While searching for definitions on disorderly behavior, I found this statement. “…This means that a prosecutor must only show that a reasonable person would have been alarmed by the conduct.” What is a reasonable person? In the year 2021, I have no idea what someone would be alarmed by or be shocked to witness. I used to have an idea, but clearly, the world has changed.

Is protest disorderly? All protest is not the same. Peaceful protests, following the law for assembly, regardless of the subject, is not disorderly. We may not like the message, but there is free speech. Are Nazis protected? How about calls for insurrection? Hanging public figures? How about bringing weapons and bulletproof armor to a protest?

Today, we accept all kinds of behavior, or tolerate what may have been offensive or shocking at the very least, unreasonable. To reach the level of unlawful is not a huge jump. It is not illegal to be stupid, immoral, mean, uncompassionate, closed-minded, narcissistic, a conspiracy theorist, arrogant, unprincipled, or generally just a dick. Being a “Karen” is not against the law, in fact, you can be elected to many public offices.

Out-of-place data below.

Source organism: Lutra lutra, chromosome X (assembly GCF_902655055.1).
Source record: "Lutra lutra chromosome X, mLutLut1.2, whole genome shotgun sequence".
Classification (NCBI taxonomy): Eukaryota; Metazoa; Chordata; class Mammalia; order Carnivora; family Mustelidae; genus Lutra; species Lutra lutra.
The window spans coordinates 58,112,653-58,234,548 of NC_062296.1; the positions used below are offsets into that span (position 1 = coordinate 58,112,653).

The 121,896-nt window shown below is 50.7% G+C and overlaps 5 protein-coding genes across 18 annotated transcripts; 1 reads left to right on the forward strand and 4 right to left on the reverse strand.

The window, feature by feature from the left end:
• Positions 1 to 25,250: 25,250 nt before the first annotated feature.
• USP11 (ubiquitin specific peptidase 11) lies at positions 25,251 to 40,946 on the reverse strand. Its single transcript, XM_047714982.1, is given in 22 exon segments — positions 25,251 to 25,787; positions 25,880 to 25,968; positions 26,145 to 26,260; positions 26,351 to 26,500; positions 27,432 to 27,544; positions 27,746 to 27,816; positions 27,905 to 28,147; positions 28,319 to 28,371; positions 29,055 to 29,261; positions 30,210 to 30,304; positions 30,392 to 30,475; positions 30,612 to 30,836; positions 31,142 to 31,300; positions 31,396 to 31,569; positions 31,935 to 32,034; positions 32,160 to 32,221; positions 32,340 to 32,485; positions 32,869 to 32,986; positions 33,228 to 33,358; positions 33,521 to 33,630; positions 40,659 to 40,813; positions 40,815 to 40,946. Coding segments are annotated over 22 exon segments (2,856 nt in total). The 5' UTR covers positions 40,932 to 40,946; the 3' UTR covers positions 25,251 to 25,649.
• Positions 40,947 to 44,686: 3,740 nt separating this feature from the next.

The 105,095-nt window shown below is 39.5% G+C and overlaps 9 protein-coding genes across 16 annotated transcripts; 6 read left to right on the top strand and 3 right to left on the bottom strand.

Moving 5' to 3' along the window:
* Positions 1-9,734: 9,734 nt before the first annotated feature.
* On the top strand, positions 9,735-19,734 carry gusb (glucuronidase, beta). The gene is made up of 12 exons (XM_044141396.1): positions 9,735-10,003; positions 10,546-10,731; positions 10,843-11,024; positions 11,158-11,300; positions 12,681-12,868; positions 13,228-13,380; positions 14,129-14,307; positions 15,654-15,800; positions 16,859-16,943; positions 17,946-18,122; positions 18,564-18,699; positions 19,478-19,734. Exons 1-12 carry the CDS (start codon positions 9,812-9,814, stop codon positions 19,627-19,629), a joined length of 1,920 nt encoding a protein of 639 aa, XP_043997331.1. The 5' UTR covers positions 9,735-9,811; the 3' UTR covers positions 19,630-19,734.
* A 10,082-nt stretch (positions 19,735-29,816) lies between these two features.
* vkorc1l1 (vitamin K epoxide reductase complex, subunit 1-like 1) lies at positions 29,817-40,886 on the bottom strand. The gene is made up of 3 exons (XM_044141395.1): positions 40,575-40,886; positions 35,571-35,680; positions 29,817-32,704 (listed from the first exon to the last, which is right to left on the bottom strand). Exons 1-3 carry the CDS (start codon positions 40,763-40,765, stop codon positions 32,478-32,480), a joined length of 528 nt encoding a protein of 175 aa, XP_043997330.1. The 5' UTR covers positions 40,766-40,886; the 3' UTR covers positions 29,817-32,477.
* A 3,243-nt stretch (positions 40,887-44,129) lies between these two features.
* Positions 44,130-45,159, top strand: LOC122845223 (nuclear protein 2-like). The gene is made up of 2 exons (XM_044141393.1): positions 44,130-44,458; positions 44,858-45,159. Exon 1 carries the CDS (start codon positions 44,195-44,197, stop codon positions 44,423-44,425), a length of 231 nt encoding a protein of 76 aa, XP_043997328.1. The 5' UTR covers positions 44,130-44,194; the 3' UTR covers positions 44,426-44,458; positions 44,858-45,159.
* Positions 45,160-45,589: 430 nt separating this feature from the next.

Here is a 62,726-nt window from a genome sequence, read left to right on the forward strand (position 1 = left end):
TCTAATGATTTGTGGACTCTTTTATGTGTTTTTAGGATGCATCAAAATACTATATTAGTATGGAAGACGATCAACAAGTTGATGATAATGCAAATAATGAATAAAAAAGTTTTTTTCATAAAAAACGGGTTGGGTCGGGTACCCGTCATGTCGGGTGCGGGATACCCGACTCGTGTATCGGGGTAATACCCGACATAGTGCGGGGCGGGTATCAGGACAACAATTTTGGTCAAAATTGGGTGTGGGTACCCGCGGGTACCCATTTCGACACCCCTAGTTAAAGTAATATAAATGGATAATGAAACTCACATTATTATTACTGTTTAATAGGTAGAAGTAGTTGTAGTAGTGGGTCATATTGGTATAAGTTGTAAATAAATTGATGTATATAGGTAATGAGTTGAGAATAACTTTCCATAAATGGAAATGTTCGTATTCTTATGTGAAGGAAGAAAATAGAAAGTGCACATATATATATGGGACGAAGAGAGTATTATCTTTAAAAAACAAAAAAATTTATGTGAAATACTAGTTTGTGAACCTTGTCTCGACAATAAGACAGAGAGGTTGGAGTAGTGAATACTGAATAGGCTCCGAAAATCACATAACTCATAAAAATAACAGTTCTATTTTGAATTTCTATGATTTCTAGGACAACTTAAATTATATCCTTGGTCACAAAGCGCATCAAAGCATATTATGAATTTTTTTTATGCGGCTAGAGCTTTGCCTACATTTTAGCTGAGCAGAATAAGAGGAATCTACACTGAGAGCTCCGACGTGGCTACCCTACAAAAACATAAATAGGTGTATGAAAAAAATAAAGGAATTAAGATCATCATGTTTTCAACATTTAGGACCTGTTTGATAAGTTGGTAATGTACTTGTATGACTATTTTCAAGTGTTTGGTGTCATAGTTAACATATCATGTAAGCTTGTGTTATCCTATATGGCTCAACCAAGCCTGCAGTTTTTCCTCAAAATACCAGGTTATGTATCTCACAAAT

One might say, the descriptions above are judgement calls, classifying behavior as being unacceptable. That is true. Each of us are born with the basic equipment to filter good acts from those that are: illegal deemed by a governing body; unacceptable, but not illegal, as deemed by society or a greater group; unacceptable to our own standards; or things that make us uncomfortable, yet we do not render a judgement.

Filters are the hardware, morals are the software. Morals are downloaded from your family, environment and what your sensors absorb from contact with life.

My filters are different than yours and the next person. Many people do not use any filters, like the people who say anything that comes to mind, no matter if it is demeaning, hurtful or untrue. Are you trying to cancel free speech?